Published by Lyn on 26 September 2011
Paris is one of cycling's success stories – for such a huge city, it has much to offer in terms of cycling. But Paris wasn't always so bicycle friendly. In this guest blog, cycling campaigner Audrey de Nazelle recalls how the campaign for change in Paris started.
The man changed my life. I can trace the steps that led me to this desk overlooking the sea in Barcelona. If today I'm writing scientific programs and papers on environmental health and delivering them from Paris to Pasadena, it all started with a clean-cut thirtyish man in uniform. The anger, the outrage spent - but not wasted - on him!
On the morning of December 5, 1992, I unlocked my bike from the railing on Bvd St Germain, and took off as usual for university, only to be stopped 10 metres later for running a red light intended solely for pedestrians. There were no pedestrians, no cars in sight – it wasn't even an intersection. The policeman was standing behind the signal. I'd seen him, of course. I was moving slowly, and I was an easy catch. At first I thought it was a joke and protested mildly. I was soon joined by curious, then appalled passers-by as the officer proceeded, unperturbed, to write me out a ticket.
For weeks I prepared the arguments for my court appearance, proving the injustice of punishing a cyclist. Paris was a congested, polluted city. The bicycle was a clean transportation alternative that opened up the city to its beautiful vistas: graceful, noiseless, harmful to no one and convivial. Those were the days when to come upon another bike was an event. We waved and smiled and might even stop to chat; we were the happy few who had realised bikes were faster, funner, nicer than the 20th century city car monsters. We were The Future and we deserved medals, not fines.
So it was with pounding heart that I sped toward my first rendez-vous at the Bastille after finding a little note left on the handlebar announcing a "Bike Protest".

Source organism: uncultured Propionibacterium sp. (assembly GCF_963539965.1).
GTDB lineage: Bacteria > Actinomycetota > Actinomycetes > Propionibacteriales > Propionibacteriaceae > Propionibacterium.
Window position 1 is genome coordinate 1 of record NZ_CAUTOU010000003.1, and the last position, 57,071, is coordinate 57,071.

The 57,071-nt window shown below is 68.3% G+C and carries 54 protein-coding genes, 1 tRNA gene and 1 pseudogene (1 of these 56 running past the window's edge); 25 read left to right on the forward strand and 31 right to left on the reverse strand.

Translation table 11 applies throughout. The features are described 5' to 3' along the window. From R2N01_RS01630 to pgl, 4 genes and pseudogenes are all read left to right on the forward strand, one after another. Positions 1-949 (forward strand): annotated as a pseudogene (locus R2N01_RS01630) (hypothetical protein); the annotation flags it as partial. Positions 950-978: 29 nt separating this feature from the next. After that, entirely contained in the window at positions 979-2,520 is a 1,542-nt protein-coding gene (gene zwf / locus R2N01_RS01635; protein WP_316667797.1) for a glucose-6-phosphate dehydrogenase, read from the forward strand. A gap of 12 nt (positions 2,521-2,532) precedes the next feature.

And from the Bastille we rode together, a full 30 bicycles strong, onward to the Vélorution! I was to feel that throb every first Saturday of the month for the following years, en route to the emblematic square (in fact a circle). As a demonstration organiser, each month I applied for a permit, plotting parade routes from the Bastille hub. We donned costumes, covered our bikes with flowers, sang songs, chanted chants, tooted horns, unfurled banners and generally spread joy – at least among Saturday shoppers on foot, who smiled and cheered. Motorists, slowed to a halt by our official police escort, were another story.
We were not just a group of friends having a good time. We, the Young Greens (whom I officially joined after a year), had a goal, a political thought and discourse, and we were determined to give the bicycle an accepted place on the roads of Paris and in people's minds. Not only a means to clean up the air in Paris and encourage conviviality, the bike was the symbol of a better way of life, respectful of others and of oneself.
Returning Paris to the people
Naturally bicycle lanes were a first step in our program, and we campaigned for bike stands everywhere and safe parking spaces in all new buildings. But the ultimate goal was urban renewal, lifestyle changes – giving the streets back to the people, providing parks and places for them to gather – and, of course, extending public transportation. We were adamant about imagining "une politique autrement" - another kind of politics. We wanted to LIVE what we preached, to HAVE FUN, to ENJOY our activist battles.
Meanwhile, I was working toward my Bachelor of Sciences in pure mathematics, followed by the Master's degree. After class every day I would bike through the city pursuing cyclists to hand them flyers and convince them to join the next rally. And I hosted a weekly radio show on green politics: music, interviews and announcements. We arranged public meetings and organised press conferences (once actually putting the journalists on bikes to give them first-hand experience of the splendors and miseries of pedalling in Paris).
The demonstrations grew to hundreds, then thousands of participants. One big monthly party! Babies in baskets, kids, students, nuns, musicians, grandparents, welders, painters – all culminating one glorious June afternoon in I996 in a 6000-bicycle ride (plus rollers) paralleling the Seine.